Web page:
Here is another open question related to Logical Inductors. I have not thought about it very long, so it might be easy.
Does there exist a logical inductor over PA such that for all :
PA proves that exists and is in , and
Note that need not be computable so this does not happen by default.
For example, consider the logical inductor described in the paper with the extra condition that if ever the deductive state is discovered to be inconsistent, all probabilities are set to 0 forever. This clause will never be executed, since PA is consistent, but since this clause exists, PA can prove that exists. (PA proves that if PA is consistent, the limit exists using the proof in the paper, and if PA is inconsistent, the limit exists and equals 0.)
However, this logical inductor will not satisfy the second property. Consider the sentence . will converge to 1, while will converge to the probability according to that is consistent. (PA proves that if PA is consistent, the limit is 1 using the proof in the paper, and that if PA is inconsistent, the limit is 0.)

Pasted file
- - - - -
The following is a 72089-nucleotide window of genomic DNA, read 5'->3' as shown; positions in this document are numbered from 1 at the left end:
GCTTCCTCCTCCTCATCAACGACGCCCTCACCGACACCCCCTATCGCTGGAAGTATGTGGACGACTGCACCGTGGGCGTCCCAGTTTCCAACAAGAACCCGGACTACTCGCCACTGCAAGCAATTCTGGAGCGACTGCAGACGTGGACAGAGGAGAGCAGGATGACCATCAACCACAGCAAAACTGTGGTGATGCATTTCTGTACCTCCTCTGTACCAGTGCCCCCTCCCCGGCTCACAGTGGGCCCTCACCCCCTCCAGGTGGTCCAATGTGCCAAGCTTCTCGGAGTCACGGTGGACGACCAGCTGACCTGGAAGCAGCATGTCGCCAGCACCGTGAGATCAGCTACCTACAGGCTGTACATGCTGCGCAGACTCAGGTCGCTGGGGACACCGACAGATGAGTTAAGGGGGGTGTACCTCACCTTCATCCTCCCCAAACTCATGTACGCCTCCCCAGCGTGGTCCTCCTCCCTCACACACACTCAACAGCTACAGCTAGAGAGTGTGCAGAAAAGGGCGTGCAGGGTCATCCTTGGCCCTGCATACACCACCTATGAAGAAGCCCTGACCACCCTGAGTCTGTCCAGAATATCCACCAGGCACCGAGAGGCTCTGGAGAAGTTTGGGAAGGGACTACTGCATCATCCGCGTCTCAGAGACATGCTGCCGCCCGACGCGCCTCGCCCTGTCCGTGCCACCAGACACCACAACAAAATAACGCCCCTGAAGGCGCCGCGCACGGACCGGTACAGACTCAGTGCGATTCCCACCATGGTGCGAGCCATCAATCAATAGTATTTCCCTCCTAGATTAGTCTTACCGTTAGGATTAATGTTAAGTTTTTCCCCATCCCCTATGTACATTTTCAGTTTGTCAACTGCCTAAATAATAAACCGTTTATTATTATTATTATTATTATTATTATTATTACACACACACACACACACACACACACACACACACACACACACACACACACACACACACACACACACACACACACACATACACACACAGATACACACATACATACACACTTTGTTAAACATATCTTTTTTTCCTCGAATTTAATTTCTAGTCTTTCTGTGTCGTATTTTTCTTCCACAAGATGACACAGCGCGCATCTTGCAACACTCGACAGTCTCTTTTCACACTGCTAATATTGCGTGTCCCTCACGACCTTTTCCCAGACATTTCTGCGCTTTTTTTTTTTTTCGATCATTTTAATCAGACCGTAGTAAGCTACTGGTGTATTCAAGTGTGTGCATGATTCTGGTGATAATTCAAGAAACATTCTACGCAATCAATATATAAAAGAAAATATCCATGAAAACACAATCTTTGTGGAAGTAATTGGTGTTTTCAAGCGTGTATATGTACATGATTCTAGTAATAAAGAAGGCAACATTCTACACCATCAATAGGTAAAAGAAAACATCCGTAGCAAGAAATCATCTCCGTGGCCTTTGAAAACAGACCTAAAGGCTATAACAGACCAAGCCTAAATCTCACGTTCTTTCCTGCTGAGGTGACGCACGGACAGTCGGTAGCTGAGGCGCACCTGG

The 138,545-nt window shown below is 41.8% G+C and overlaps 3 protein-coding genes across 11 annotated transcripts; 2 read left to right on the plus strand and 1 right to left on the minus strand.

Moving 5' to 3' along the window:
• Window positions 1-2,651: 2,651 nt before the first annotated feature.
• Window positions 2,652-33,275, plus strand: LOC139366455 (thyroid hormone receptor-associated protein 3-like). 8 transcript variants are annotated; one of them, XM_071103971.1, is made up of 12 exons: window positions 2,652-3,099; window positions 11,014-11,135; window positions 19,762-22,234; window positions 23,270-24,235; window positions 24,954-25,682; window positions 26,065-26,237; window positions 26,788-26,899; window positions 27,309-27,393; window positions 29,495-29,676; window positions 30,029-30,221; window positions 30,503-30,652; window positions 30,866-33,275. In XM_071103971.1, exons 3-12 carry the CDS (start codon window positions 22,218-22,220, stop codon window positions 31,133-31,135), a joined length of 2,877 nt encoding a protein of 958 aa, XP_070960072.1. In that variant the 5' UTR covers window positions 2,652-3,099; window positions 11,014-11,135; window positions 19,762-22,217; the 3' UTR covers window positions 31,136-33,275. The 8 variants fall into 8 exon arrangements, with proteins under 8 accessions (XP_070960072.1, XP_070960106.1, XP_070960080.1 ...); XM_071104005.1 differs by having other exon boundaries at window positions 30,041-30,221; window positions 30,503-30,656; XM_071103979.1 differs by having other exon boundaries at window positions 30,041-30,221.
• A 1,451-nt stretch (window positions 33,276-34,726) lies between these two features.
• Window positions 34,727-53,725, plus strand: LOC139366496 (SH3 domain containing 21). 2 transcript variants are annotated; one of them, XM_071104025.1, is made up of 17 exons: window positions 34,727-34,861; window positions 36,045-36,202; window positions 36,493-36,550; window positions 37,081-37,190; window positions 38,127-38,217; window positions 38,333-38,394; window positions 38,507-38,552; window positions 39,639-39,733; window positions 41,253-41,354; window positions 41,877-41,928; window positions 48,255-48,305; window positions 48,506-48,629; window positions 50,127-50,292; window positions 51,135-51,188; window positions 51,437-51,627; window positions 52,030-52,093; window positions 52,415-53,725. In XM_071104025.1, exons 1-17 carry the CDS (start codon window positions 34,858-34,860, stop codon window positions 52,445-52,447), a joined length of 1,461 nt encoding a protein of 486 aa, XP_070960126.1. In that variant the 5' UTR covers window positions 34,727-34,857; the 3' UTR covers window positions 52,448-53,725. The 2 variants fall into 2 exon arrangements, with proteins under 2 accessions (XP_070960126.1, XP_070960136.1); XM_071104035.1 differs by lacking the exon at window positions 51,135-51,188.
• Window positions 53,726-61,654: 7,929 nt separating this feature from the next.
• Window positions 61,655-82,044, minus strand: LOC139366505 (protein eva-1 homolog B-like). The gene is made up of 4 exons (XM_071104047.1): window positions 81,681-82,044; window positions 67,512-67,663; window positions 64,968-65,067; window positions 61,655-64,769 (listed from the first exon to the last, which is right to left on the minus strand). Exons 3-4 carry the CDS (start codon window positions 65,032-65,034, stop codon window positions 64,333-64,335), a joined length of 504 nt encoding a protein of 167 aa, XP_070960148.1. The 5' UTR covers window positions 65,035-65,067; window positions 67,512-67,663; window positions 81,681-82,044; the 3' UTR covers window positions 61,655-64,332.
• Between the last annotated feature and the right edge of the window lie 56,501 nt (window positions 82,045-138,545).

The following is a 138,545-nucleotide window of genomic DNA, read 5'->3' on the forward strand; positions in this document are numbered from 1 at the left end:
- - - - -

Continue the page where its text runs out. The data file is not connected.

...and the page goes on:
If a Logical Inductor with the above property is found, there are many follow up questions you could ask.
Can you make an analogue of the self trust property that works for ? Does the above property imply that self trust property?
Is there some simple extra condition that could be added to the definition of a Logical Inductor, that implies everything we could want about beliefs about ?
A good place to start with this question might be to analyze a logical inductor that in the spirit of the Demski prior adds sentences to the deductive state only if they are propositionally consistent with all previous sentences. This way, PA will prove that the algorithm defines a logical inductor over some consistent propositional theory (even if it does not know if that theory is PA).